Nearly 80 percent of older adults who received an implantable cardioverter-defibrillator (ICD) survived at least two years, according to a registry analysis of Medicare beneficiaries.
A multivariable analysis found that the risk of death at two years increased significantly with age. All of the adults received an ICD for secondary prevention of sudden cardiac death.
Lead researcher Frederick Masoudi, MD, MSPH, of the University of Colorado Anschutz Medical Campus, and colleagues published their results online Jan. 16 in the Journal of the American College of Cardiology.
The researchers evaluated 12,420 adults who enrolled in the National Cardiovascular Data Registry ICD registry between 2006 and 2009 after receiving an ICD for secondary prevention.
CMS requires all Medicare beneficiaries receiving an ICD for primary prevention to enroll in the registry, but it does not have the same requirement for adults receiving an ICD for secondary prevention. Still, 91 percent of hospitals submitted data on patients receiving an ICD for secondary prevention.
The patients in this analysis also had a prior episode of sudden cardiac arrest, which the researchers defined as tachycardic arrest, sustained, monomorphic ventricular tachycardia or sustained polymorphic ventricular tachycardia. They received single-chamber, dual-chamber or cardiac resynchronization therapy-defibrillator devices.
The mean age was 75 years old, while 90.9 percent of patients were white, 75.1 percent had ischemic heart disease and 40.5 percent had a left ventricular ejection fraction of greater than 35 percent.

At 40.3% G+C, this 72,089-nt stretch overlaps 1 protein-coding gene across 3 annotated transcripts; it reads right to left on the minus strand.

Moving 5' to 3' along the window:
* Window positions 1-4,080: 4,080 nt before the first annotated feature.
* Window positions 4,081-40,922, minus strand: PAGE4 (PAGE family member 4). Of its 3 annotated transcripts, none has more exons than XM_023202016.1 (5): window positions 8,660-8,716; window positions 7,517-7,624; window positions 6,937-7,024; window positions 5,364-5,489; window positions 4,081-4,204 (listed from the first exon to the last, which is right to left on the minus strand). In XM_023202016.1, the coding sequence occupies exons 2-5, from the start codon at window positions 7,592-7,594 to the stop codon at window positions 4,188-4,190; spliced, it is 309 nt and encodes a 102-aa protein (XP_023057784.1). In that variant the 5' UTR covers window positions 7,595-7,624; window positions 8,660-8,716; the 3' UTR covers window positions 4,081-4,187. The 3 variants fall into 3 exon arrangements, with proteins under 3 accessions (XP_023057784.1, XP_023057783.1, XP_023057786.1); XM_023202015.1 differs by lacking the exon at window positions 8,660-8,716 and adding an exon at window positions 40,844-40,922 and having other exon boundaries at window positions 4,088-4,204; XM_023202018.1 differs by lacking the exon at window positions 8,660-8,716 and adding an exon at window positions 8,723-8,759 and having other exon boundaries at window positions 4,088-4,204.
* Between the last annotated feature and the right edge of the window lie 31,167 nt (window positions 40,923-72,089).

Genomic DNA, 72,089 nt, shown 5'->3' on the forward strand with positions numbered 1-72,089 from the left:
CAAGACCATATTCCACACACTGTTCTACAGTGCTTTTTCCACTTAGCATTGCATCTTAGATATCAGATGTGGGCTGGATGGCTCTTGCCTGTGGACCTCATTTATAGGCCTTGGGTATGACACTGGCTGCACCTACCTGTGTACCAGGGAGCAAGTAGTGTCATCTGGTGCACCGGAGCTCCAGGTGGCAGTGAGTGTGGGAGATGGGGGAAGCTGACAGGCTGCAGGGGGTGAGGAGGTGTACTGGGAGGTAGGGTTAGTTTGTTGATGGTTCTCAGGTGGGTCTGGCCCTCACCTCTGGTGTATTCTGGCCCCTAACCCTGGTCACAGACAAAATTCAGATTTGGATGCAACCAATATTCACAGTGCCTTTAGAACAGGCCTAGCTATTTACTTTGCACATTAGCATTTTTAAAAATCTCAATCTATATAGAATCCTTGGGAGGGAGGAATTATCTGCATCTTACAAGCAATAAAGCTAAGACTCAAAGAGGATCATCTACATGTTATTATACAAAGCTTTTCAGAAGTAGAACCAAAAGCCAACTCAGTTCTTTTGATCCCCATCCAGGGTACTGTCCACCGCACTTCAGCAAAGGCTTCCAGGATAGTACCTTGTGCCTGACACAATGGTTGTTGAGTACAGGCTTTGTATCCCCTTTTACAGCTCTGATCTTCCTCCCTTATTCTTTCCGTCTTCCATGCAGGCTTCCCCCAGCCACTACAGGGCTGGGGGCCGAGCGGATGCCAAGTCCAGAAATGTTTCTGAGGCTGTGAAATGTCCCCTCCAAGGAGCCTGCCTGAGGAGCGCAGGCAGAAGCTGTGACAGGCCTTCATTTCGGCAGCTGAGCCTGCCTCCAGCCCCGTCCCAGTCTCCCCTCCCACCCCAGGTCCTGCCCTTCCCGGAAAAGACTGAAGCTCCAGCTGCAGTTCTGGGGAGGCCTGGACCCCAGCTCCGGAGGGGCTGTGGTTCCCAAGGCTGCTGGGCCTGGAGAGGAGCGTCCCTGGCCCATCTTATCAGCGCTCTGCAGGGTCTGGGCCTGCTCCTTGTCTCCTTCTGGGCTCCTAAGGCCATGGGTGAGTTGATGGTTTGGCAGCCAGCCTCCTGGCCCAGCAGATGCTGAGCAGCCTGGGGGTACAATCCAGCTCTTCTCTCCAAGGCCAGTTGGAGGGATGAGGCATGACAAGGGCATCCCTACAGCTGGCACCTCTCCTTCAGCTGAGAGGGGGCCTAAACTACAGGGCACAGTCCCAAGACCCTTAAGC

Electrophysiologists performed 68.6 percent of the ICD implantations, while 86.2 percent of the implantations were performed in a private or community hospital and 55.3 percent of the implantations were performed at teaching hospitals.
At 30 days, 2.3 percent of patients had died, which ranged from 1.5 percent in the youngest group (65 to 69 years old) to 3 percent in the oldest group (80 years old or older).
At one year, 14.3 percent of patients had died, which ranged from 9.9 percent in the youngest group to 18.9 percent in the oldest group.
At two years, 21.8 percent of patients had died, which ranged from 14.7 percent in the youngest group to 28.9 percent in the oldest group.
“In this population, there is a very high risk for these cardiac events to happen again,” Masoudi said in a news release. “I was surprised to see the survival rates in our study were as high as they were.”
The all-cause hospitalization rates were 16.2 percent within 30 days of ICD implantation (range of 14.6 percent in the youngest group to 18.5 percent in the oldest group); 52.6 percent within one year of ICD implantation (range of 48.2 percent to 57.9 percent); and 65.4 percent within two years of ICD implantation (range of 60.5 percent to 71.5 percent).
The heart failure hospitalization rates were 3.1 percent within 30 days (range of 2.4 percent to 3.6 percent); 14 percent within one year (range of 10.9 percent to 17.2 percent); and 18.8 percent within two years (range of 14.7 percent to 23.5 percent).
In addition, 8.8 percent of patients were admitted to skilled nursing facilities within 30 days, 17.3 percent were admitted within one year and 21.6 percent were admitted within two years.
After adjusting for several factors, adults who were at least 80 years old had twice the risk for death and admission to a skilled nursing facility and significantly higher risk of all-cause and heart failure hospitalizations compared with those who were 65 to 69 years old.
The study had a few limitations, according to the researchers, including that it did not include have a comparison group of patients who did not receive an ICD. Thus, they said they could not make inferences about the effectiveness of ICD therapy. They also did not collect patient-reported health status outcomes and functional status, and they did not have device therapy data.